Consumer spending drops 1%

Personal spending drops by most in seven years as consumer prices fall; personal income higher than forecasts.

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By David Goldman, CNNMoney.com staff writer

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NEW YORK (CNNMoney.com) -- Consumer spending fell dramatically in October, according to a government report released Wednesday, in another woeful sign that the economy will continue to contract.

The Commerce Department said spending by individuals fell by 1% last month, after declining 0.3% in September. It was the biggest decline since September 2001 and worse than the 0.7% drop economists surveyed by Briefing.com had forecast.

"This is just more confirming evidence that the fourth quarter got off to a worse-than-expected start," said Sam Bullard, economist at Wachovia. "It's a function of businesses and consumers retrenching and paying down debt."

Falling consumer prices contributed heavily to the decline in overall spending. The so-called core PCE deflator rose by just 2% in the past 12 months, down from 2.2% by that measure in September.

This key reading, which measures prices paid by consumers for goods and services other than food and energy, is now in the 1% to 2% inflation window the Federal Reserve is generally believed to want, and it echoes a Labor Department report released last week that showed consumer prices fell by the highest amount since 1947.

But the report showed spending still fell by 0.5% when prices were not taken into account.

That's an ominous sign ahead of the holiday shopping season. It's particularly worrisome for the economy since consumer spending accounts for more than two-thirds of the nation's gross domestic product.

"It's going to be an ugly fourth quarter," said Bullard, who expects the economy to shrink by 4% in the current 3-month period, down from 0.5% last quarter. "We won't see a recovery until the second half of 2009 and even then it will be a sluggish recovery."

Much of the spending decline was because of plummeting durable goods spending, which fell 3.8%, dragged down mostly by fewer purchases of automobiles and motor vehicle parts. A separate report showed advance orders for durable goods fell 6.2% in October - the biggest decline in 2 years.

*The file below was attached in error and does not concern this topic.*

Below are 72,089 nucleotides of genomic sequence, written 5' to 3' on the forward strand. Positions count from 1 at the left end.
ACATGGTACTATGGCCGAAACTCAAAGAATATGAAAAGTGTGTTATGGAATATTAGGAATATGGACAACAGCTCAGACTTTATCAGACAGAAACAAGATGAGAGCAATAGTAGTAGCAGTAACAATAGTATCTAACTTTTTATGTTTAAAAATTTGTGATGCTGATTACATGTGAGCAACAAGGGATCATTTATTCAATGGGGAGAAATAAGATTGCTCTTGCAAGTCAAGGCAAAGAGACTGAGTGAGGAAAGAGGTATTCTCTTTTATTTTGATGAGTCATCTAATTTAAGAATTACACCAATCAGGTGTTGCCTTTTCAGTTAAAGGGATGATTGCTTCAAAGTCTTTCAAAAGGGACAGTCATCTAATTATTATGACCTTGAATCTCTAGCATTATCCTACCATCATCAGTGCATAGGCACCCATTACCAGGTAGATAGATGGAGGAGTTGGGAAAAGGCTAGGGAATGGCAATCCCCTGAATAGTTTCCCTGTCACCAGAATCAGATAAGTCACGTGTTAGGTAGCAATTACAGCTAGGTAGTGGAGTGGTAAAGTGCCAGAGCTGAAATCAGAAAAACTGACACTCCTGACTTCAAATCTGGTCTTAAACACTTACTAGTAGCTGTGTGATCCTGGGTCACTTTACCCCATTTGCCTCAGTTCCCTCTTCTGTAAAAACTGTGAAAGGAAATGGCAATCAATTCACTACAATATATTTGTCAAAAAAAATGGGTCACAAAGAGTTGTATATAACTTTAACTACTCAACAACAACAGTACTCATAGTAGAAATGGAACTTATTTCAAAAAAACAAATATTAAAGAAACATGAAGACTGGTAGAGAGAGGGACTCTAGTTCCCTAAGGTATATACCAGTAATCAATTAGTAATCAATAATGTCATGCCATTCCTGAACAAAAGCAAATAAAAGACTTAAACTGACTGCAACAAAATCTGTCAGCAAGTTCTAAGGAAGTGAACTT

Bullard said the deteriorating job and housing markets have led consumers to pay down debt rather than buy expensive big-ticket items.

Income, savings increase

Personal income, however, rose 0.3% in October, following a 0.2% rise in the previous month. Economists had expected a 0.1% rise.

The rise in personal income far outpaced the change in prices, leading to a 1% rise in real income in the period, the most since September 2005.

Because income gains outpaced spending, consumers posted a savings rate of 2.4% in the month compared with just 1% in September. That means the average household saved $2.40 on every $100 of after-tax income.

"Income came in higher than expected, but people are not going out and spending it," Bullard said. "Unless they spend it, it's not much help to the economy."

To try to jump-start consumer spending, the government unveiled an $800 billion bailout for holders of assets backed by credit card debt, auto loans and mortgages. Some $200 billion of that is devoted to purchases of consumer debt-backed securities, which the government hopes will lead to more lending to consumers and increased spending.

President-elect Barack Obama has also stated his support for another economic stimulus package. But the last stimulus package only provided a short-term boost to the economy in the second quarter.

Bullard said further government intervention will help but that the natural business cycle needs to play out before spending will recover.

"The government can prevent the worst-case scenario, but the impact won't be seen anytime soon," said Bullard. To top of page

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